- Moderator and fellow Arizona Wildcat Dan Hicks doing a fine job, including moderating a panel of kids telling the group what they like about sports
- Craig Robinson (VP Player Development, New York Knicks and 2016 Summit guest speaker Michelle Obama’s brother) made a point that the effect of improved coaching can be transformational
- Former MLB player Rick Ankiel sharing his experience in youth sports – a very demanding father made it less than ideal – and how he feels it’s his job to break the cycle and give his kids positive reinforcement
- The President of Little League International saying he wears the label ‘Rec League’ as a badge of honor (in a conversation where he shared that some in social media had intended it as a put-down)
- MLB commissioner Rob Manfred spoke about initiatives the league has in place to increase youth participation
- There was much discussion about why, despite what seems like a significant amount of research and information suggesting that sports specialization is bad for kids, it continues…the consensus of the attendees was to continue to educate parents on the dangers and corresponding benefits of playing multiple sports
In general, Project Play has 8 big ideas (‘plays’) that can get and keep all kids active through sport. Number 7 is near and dear to my heart: Train All Coaches. Here’s an excerpt from their seminal 2015 Sport for All, Play for Life report about coaches:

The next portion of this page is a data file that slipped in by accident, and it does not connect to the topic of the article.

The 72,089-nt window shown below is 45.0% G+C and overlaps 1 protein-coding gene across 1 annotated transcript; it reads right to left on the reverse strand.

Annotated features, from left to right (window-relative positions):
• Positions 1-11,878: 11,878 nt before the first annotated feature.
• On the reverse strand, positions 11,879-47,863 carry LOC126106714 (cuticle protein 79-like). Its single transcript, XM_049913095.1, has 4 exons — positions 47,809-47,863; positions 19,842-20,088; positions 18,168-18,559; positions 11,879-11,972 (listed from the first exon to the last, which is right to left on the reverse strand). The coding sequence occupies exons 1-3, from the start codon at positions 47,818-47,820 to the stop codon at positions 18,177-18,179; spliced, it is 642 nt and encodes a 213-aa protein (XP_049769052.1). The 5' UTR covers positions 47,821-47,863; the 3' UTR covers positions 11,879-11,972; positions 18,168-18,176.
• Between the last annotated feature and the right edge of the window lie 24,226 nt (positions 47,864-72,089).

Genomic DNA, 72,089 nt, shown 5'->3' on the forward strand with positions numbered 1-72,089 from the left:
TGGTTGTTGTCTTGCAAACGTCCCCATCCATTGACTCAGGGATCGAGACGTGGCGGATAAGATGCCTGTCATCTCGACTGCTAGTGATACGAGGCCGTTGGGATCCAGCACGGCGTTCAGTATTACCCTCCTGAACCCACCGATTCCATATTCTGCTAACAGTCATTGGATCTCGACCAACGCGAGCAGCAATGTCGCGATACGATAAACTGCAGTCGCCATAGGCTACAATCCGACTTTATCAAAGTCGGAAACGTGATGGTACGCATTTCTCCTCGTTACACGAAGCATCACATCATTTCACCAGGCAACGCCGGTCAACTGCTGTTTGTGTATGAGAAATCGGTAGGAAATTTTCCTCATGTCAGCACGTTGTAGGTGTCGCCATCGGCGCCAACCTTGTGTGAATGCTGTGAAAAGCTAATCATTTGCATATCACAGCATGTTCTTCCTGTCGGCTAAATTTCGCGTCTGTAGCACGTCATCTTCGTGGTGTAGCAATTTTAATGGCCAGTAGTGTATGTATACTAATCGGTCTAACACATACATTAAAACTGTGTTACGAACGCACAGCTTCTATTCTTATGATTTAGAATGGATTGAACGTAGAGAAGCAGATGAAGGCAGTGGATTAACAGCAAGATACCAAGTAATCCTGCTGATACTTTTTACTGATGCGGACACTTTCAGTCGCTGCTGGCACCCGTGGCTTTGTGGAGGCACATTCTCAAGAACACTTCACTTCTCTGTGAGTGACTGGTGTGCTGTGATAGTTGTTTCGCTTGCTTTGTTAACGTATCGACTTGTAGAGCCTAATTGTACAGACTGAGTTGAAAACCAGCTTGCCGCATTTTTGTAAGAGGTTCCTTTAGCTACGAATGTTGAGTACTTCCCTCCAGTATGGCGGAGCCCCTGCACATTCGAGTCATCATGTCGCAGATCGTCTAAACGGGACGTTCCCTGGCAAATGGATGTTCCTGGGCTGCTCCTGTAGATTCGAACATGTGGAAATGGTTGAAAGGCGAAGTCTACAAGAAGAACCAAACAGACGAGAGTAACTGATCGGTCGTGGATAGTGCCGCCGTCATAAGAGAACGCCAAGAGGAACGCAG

“Coaches are the delivery mechanism for quality sport programming. They determine how much exercise occurs during practice. Research aggregated by the President’s Council on Fitness, Sports & Nutrition shows that goo coaches also lower kids’ anxiety levels and lift their self-esteem. They help boys and girls enjoy the sport. They can make an athlete for life – or wreck enthusiasm for sport altogether… Trained coaches do best. One study found that only 5 percent of kids who played for trained coaches quit the sport the next year; the attrition rate was 26 percent otherwise.”
Today there was a session dedicated to this area as well as an announcement about a bigger initiative relating to it. NBC broadcaster Rebecca Lowe moderated a panel asking “What’s fair for parents to ask of coaches?” that included the CEO of US Lacrosse, Steve Stenersen. Lowe made a good point when she referred to the state of rec sports coaching today: we have a nation of well-meaning volunteers. Stenersen made a bold statement when he said what the US needed was standardized consistency across leagues/sports.
The bigger announcement was part of their Project Play 2020 initiative that will focus on two of the areas: Encourage Sport Sampling and Train All Coaches. This initiative intends to grow the quality and quantity of coaches and address the fact that less than 1/3 of youth coaches are trained in competencies such as safety and sport instruction.
In the post-conference survey, Project Play asked what attendees would like to do to partner with them in this initiative. I responded that I am very interested in seeing what role the Hustle & Attitude philosophy can play in helping achieve their goals of increasing the number of well-trained coaches available to work with youth recreational sports participants.
All in all, it was a very well done summit. Industry and youth sports organization leaders were able to get together and discuss the issues and concerns related to youth sports today. I appreciate the efforts of the Project Play team to make sport accessible to all children regardless of zip code or ability.